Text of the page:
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Why are Videx and Zerit still even on the market when we now have much better options?

Sep 6, 2010

I am married to a wonderful, loving man who lost a brother to AIDS in 1995. My husband says that when his brother was diagnosed in the late 80's/early 90's, the only treatments that were available were AZT, ddI, and ddC, and just before his death, d4T was a trial drug. Since my brother-in-law could not tolerate any of these drugs at all and there were no other options available, he perished very quickly and painfully without even being plagued by facial wasting. Now that we have come a long way in improving the life expectancy and quality of life of patients with HIV/AIDS, why are Zerit and Videx, which are so outdated and cause similar side effects to those of Hivid, still on the market when Hivid has been discontinued long ago? I think it is a real disgrace that, even after so many years of experience dealing with the epidemic, so many innocent, vulnerable people in underpriviledged countries are still knowingly exposed to the disfiguring and often irreversible side effects of these merciless drugs. Bristol Meyers-Squibb should be ashamed of itself to think that it can still make money off of medicines that they know (or should know, by now) can have a detrimental impact on the quality of life -- and possibly even on the lifespan -- on people who are struggling to survive. If more and more patients refuse to comply with their medicine schedules because of unbearable side effects and subsequently succumb to AIDS, I strongly feel that lawsuits may need to be filed against uncompassionate pharmeceutical companies for continuing to push these toxic drugs at these unfortunate people. I think the U.S. and other developed countries need to make more efforts towards helping AIDS patients in the third world to access more of the better, more tolerable cocktails we enjoy, so that they can not only survive longer but also have better quality lives.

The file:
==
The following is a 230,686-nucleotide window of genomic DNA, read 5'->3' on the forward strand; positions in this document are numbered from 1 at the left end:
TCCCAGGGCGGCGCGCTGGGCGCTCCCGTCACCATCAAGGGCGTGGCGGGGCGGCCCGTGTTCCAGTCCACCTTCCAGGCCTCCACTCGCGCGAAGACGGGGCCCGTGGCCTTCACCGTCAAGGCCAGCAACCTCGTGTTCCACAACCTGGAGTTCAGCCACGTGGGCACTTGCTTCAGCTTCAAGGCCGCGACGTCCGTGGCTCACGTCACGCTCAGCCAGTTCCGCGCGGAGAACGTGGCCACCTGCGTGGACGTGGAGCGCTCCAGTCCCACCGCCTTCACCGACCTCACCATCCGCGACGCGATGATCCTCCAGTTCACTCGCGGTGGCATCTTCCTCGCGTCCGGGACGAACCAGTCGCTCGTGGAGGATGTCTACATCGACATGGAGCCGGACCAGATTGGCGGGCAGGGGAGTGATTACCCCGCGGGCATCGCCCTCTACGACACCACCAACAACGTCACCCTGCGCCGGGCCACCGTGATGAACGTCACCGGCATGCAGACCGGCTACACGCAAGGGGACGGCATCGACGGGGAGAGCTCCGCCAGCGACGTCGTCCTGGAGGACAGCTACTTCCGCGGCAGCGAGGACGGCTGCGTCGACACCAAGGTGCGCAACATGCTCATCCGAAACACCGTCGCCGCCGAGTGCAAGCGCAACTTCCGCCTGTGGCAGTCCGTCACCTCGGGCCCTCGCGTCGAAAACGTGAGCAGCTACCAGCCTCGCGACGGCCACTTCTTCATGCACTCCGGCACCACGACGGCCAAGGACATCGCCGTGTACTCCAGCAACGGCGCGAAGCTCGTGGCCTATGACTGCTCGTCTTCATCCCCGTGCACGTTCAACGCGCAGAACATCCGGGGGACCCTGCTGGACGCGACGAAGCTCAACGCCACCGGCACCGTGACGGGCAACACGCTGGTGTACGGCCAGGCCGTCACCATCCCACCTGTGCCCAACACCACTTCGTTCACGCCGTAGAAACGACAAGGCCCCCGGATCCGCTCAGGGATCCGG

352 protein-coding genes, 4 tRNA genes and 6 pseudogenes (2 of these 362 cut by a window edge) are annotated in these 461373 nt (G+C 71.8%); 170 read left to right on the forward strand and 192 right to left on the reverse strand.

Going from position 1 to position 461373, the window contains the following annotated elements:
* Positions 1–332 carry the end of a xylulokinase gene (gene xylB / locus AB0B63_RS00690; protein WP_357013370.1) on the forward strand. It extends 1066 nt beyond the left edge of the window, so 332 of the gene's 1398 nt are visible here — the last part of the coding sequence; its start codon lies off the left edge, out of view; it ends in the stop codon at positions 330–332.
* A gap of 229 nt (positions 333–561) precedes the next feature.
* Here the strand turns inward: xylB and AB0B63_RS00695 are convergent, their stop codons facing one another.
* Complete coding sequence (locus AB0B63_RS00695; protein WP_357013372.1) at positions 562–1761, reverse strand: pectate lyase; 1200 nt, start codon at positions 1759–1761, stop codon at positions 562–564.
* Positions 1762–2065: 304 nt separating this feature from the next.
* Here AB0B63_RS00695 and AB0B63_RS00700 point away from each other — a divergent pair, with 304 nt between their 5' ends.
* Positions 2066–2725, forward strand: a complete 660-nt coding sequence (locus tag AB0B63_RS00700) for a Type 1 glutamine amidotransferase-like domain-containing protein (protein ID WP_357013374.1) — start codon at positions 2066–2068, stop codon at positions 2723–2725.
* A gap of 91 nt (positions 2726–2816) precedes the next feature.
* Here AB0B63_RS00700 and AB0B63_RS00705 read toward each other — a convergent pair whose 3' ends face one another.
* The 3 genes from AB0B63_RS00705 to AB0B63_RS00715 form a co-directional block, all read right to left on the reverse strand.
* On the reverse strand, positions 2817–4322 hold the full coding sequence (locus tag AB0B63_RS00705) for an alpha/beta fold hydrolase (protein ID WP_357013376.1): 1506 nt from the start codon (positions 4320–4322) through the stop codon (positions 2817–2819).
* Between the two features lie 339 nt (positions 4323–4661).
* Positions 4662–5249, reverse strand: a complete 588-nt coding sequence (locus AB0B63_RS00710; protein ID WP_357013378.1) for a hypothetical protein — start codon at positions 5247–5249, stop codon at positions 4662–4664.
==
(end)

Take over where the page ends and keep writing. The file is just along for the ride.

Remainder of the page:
My brother-in-law, whom I never met (my husband and I met in 2007), was only 34 at the time of his death. He was only infected with HIV a few years, and his virus was aggressive and fast-progressing. My husband says his brother did not experience any disfiguring side effects, but his main side effect was peripheral neuropathy, which was quite painful and made it difficult for him to walk or move. OI's included thrush and KS (inside his mouth), some wasting, and PCP; my mother-in-law says his T-cell count dropped as low as 6. My husband and I believe that, had better drugs such as Atripla, Isentress, Intelence, Prezista, etc., been available to his brother, he might have lived long enough to meet his new sister-in-law and be in our wedding party a little over a year ago.

So, what is your intake on the continued use of the remaining two "D"-drugs? Do you think that, as more new drugs continue to come through the pipeline, Zerit and Videx, like Hivid, will eventually disappear completely from the U.S. market? While I agree with most people that exposing oneself to HIV is a big mistake in the first place, we are all human and dealing with unforgiving side effects is not a just way to have to pay for it all.

Response from Dr. Pierone

Zerit, Videx, and AZT are not as commonly used in the United States because most clinicians understand that better drugs are available.

These medications are sometimes prescribed by clinicians who have not kept up with advances in treatment. Also, there are patients who have been on these medications for many years and inertia (from patient or doctor) may delay a switch to a safer alternative. There are also patients with multi-drug resistant virus who benefit from one of these older nukes, but this scenario seldom occurs anymore. I don't think these medications will disappear completely, but the use will continue to dwindle.

From a global perspective, there has been a shift in the prescribing pattern away from these antiretroviral agents, and this trend should continue to accelerate.

I hope that this information helps and thanks for posting.

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